Hot Stove Talk: Mike Napoli

Note: This is part of our Hot Stove Talk series, which profiles free agents and looks at possible trades the Texas Rangers could make this offseason.

Today's player: Mike Napoli

It was just a year ago that the Rangers decided not to give Napoli a one-year qualifying offer, worried that it a little more than $13 million was too much to pay for Napoli if he accepted the offer and didn't stay healthy. It was the beginning of a strange offseason for Napoli, who agreed to terms on a three-year deal with the Red Sox at $39 million during the winter meetings. But contracts aren't complete until physicals are done, and Napoli's physical revealed avascular necrosis in his hip, a degenerative condition. He did finally get a deal, but it was for one year at $5 million, with $8 million in incentives.

Napoli played 139 games and silenced those who believed the hip would be an issue. And he got a one-year qualifying offer from the Red Sox because of it. He hit .259 with 23 homers and 92 RBIs for Boston this season and had some big hits in the postseason.

Napoli, 32, rejected that offer in hopes of a multiyear deal. The Rangers, according to a source, have "checked in" on Napoli, and the club has some interest. But Napoli has also said he wants to stay on Boston, and the Red Sox don't want him going anywhere.

Why he makes sense: Napoli knows Texas and loved playing with the Rangers (who can forget "NA-PO-LI, NA-PO-LI" in 2011?). He would be a great addition to the clubhouse (again) on Day 1. Napoli, a right-handed hitter, can play catcher, first base or DH. With Mitch Moreland on the roster as a power-hitting left-handed batter, there's a natural chance at a platoon there. Napoli is a patient hitter, working counts with regularity. In fact, he was tops in the league in pitches per plate appearance at 4.58. It wouldn't hurt for a team working on being more disciplined at the plate to have Napoli in the lineup.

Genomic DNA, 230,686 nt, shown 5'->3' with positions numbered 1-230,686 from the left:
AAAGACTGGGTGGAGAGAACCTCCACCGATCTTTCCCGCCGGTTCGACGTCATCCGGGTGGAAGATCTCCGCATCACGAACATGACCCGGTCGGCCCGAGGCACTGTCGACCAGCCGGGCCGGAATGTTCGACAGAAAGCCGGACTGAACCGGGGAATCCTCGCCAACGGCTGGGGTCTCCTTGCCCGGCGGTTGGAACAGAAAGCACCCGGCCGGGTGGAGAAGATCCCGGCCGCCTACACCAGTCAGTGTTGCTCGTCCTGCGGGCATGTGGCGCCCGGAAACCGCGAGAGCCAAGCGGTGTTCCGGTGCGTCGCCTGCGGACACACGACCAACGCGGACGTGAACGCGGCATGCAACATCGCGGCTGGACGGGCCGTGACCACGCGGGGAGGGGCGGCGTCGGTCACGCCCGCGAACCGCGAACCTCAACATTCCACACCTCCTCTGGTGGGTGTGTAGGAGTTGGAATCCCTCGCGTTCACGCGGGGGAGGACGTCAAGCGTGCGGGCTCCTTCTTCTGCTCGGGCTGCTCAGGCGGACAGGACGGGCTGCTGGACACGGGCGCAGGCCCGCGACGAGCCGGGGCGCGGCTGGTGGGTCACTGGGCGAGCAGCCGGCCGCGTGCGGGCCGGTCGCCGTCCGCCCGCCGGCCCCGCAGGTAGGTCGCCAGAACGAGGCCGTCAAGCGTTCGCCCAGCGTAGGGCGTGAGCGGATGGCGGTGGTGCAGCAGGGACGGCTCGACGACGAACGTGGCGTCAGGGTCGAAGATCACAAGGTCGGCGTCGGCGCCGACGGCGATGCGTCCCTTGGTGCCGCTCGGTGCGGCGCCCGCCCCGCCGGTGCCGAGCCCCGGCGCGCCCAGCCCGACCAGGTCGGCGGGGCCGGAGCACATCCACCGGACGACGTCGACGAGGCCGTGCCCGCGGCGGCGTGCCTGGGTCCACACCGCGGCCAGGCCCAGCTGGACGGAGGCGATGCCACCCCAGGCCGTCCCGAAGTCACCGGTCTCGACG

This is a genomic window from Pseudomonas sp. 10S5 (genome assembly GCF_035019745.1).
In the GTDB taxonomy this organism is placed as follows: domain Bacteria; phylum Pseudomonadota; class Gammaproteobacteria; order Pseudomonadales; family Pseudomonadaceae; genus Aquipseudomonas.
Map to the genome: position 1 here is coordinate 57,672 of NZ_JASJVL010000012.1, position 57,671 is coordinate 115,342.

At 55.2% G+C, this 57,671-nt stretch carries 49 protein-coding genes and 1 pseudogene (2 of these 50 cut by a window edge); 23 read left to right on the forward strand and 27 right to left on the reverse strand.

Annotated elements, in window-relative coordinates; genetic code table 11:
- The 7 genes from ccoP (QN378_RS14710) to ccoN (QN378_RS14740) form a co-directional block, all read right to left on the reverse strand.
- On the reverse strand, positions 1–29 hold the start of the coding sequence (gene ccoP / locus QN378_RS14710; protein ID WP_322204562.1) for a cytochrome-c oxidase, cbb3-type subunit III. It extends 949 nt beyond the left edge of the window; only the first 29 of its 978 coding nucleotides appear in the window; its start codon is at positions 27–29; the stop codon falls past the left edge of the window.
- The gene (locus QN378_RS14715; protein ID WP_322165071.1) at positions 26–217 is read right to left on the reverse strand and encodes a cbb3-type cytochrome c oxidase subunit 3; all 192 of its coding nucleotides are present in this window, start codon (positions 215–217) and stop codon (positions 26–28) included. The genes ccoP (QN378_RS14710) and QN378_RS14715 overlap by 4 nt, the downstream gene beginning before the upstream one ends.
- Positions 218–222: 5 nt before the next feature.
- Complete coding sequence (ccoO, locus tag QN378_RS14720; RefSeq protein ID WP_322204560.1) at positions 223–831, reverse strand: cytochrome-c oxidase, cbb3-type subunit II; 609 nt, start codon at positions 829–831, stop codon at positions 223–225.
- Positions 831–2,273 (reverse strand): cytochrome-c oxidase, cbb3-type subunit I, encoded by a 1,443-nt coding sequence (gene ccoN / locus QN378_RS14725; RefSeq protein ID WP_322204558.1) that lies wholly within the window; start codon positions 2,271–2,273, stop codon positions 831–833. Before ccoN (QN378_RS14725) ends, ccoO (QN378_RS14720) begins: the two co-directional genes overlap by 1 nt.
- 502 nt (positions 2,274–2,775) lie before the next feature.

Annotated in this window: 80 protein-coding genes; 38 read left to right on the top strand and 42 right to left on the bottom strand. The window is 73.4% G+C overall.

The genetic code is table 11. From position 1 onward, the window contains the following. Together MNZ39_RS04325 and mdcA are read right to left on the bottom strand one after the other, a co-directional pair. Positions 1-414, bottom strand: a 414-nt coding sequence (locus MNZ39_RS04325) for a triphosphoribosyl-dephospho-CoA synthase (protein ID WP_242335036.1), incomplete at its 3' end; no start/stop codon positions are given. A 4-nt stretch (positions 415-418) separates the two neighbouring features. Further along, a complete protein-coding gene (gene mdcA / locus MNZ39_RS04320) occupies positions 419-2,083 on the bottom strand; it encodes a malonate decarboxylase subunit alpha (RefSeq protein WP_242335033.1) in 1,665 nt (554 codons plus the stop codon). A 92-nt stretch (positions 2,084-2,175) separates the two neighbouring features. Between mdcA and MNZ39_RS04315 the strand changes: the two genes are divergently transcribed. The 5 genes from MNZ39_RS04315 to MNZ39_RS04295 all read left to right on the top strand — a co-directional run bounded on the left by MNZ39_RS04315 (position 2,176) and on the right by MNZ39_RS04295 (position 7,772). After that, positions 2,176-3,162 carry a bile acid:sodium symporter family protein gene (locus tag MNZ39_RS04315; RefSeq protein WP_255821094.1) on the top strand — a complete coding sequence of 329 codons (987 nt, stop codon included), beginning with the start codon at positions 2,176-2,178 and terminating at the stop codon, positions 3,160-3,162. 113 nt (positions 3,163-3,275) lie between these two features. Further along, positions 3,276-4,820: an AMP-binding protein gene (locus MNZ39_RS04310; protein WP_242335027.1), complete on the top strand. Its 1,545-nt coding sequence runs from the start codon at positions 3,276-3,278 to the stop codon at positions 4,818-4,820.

Why he doesn't make sense: The hip held up in 2013, but there are no guarantees going forward. Napoli rejected the qualifying offer because he wants a long-term deal, so his health has to factor in. And there's one more: It would take giving up a draft pick to get him. While the Rangers will get a pick back if Nelson Cruz departs, they want to be careful about giving up picks.

Bottom line: Brian McCann is a younger player with a longer track record that would give the club a long-term option in the role that Napoli could play. But if the bidding for McCann goes crazy, Napoli would be a nice Plan B. The question: How many years would it take to sign him? Is three too many?